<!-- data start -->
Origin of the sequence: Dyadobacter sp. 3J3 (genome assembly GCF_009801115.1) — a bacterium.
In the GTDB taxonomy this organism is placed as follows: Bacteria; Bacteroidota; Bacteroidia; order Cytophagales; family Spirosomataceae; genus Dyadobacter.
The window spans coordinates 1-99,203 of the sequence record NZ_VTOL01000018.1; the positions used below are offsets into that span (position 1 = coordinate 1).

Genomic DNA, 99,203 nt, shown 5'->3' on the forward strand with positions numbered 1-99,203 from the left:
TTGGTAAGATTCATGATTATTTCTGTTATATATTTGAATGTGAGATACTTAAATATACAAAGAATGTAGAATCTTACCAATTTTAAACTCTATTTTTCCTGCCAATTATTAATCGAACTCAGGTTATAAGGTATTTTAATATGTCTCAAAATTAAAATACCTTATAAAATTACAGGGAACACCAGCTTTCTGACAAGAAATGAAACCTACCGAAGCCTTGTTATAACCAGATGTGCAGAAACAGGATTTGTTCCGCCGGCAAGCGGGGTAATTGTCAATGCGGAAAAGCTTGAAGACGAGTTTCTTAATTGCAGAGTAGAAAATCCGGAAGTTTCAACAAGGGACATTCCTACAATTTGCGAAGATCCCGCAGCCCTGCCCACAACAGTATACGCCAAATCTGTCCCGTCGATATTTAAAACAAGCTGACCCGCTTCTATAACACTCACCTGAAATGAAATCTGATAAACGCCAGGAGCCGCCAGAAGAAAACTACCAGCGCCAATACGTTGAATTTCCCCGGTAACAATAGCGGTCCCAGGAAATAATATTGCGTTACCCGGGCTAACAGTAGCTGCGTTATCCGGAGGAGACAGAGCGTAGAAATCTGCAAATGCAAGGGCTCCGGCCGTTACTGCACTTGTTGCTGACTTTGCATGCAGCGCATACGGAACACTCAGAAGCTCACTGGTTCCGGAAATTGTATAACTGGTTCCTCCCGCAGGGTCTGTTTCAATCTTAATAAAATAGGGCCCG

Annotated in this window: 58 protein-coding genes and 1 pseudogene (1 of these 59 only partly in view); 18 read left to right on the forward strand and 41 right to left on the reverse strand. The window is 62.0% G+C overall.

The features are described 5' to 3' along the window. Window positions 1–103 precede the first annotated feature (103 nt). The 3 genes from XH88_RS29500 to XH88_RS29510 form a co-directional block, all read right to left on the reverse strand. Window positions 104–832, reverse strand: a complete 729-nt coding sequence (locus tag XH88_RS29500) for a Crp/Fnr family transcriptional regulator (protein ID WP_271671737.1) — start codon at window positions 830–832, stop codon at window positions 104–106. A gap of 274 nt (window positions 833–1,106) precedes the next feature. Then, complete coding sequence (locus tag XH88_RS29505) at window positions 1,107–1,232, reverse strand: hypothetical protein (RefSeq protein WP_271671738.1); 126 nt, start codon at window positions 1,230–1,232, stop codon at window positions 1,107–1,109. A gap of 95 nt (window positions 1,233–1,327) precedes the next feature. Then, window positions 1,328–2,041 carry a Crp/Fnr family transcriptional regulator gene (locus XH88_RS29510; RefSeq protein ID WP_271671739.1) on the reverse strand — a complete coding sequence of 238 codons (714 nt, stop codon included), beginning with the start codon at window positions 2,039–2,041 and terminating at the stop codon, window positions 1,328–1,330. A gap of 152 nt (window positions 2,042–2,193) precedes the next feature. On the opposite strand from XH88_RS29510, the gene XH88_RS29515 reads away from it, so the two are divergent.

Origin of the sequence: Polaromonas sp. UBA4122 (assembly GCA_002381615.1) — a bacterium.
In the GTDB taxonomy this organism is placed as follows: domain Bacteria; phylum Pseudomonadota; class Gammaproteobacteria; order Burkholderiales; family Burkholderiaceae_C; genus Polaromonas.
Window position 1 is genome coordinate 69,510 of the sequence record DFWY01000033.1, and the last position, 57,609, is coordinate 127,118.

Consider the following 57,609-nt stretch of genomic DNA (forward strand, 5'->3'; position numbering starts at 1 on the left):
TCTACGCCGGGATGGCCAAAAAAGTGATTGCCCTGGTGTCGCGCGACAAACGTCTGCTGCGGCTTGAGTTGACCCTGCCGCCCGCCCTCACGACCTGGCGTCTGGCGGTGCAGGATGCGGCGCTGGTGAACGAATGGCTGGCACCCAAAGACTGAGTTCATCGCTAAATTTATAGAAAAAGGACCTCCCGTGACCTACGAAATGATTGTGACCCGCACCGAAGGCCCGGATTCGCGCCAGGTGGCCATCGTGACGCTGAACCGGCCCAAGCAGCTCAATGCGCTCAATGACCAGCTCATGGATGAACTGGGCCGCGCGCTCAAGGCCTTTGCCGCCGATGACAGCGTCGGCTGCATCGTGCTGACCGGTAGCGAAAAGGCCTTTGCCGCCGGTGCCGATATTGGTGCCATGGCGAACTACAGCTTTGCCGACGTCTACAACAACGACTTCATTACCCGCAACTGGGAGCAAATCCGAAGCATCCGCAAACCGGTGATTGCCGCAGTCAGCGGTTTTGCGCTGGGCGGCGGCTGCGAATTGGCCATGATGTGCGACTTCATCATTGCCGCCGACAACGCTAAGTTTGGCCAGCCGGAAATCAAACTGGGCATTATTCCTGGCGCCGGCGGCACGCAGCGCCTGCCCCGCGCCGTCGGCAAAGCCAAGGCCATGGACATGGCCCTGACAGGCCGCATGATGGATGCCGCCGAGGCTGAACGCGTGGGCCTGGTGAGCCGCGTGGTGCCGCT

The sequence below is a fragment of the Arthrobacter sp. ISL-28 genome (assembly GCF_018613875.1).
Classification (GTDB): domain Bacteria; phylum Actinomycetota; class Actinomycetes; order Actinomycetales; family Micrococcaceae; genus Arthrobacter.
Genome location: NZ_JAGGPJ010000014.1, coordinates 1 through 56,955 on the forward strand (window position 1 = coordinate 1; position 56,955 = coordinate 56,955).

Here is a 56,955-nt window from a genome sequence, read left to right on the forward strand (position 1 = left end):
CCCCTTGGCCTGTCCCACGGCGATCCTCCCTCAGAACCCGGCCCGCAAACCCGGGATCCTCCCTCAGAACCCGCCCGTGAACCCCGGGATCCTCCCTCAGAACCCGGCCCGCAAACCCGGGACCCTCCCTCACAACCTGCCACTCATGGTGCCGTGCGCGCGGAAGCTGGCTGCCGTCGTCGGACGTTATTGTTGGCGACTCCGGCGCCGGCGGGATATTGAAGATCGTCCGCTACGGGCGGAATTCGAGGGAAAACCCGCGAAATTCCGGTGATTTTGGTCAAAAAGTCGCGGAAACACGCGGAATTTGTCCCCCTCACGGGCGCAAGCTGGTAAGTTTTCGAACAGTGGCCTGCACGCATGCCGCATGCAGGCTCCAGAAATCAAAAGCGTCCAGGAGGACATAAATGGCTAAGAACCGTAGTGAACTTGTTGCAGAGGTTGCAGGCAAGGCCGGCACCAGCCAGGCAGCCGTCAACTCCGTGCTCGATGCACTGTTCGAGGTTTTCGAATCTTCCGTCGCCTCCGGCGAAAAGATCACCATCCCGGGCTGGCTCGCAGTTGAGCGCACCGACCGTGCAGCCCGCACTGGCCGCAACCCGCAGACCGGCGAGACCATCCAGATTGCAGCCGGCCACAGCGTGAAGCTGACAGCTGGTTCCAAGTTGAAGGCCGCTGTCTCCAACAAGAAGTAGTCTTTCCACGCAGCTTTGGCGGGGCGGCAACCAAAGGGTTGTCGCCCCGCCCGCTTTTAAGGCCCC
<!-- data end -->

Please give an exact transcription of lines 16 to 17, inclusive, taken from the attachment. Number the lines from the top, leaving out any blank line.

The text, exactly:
Here is a 56,955-nt window from a genome sequence, read left to right on the forward strand (position 1 = left end):
CCCCTTGGCCTGTCCCACGGCGATCCTCCCTCAGAACCCGGCCCGCAAACCCGGGATCCTCCCTCAGAACCCGCCCGTGAACCCCGGGATCCTCCCTCAGAACCCGGCCCGCAAACCCGGGACCCTCCCTCACAACCTGCCACTCATGGTGCCGTGCGCGCGGAAGCTGGCTGCCGTCGTCGGACGTTATTGTTGGCGACTCCGGCGCCGGCGGGATATTGAAGATCGTCCGCTACGGGCGGAATTCGAGGGAAAACCCGCGAAATTCCGGTGATTTTGGTCAAAAAGTCGCGGAAACACGCGGAATTTGTCCCCCTCACGGGCGCAAGCTGGTAAGTTTTCGAACAGTGGCCTGCACGCATGCCGCATGCAGGCTCCAGAAATCAAAAGCGTCCAGGAGGACATAAATGGCTAAGAACCGTAGTGAACTTGTTGCAGAGGTTGCAGGCAAGGCCGGCACCAGCCAGGCAGCCGTCAACTCCGTGCTCGATGCACTGTTCGAGGTTTTCGAATCTTCCGTCGCCTCCGGCGAAAAGATCACCATCCCGGGCTGGCTCGCAGTTGAGCGCACCGACCGTGCAGCCCGCACTGGCCGCAACCCGCAGACCGGCGAGACCATCCAGATTGCAGCCGGCCACAGCGTGAAGCTGACAGCTGGTTCCAAGTTGAAGGCCGCTGTCTCCAACAAGAAGTAGTCTTTCCACGCAGCTTTGGCGGGGCGGCAACCAAAGGGTTGTCGCCCCGCCCGCTTTTAAGGCCCC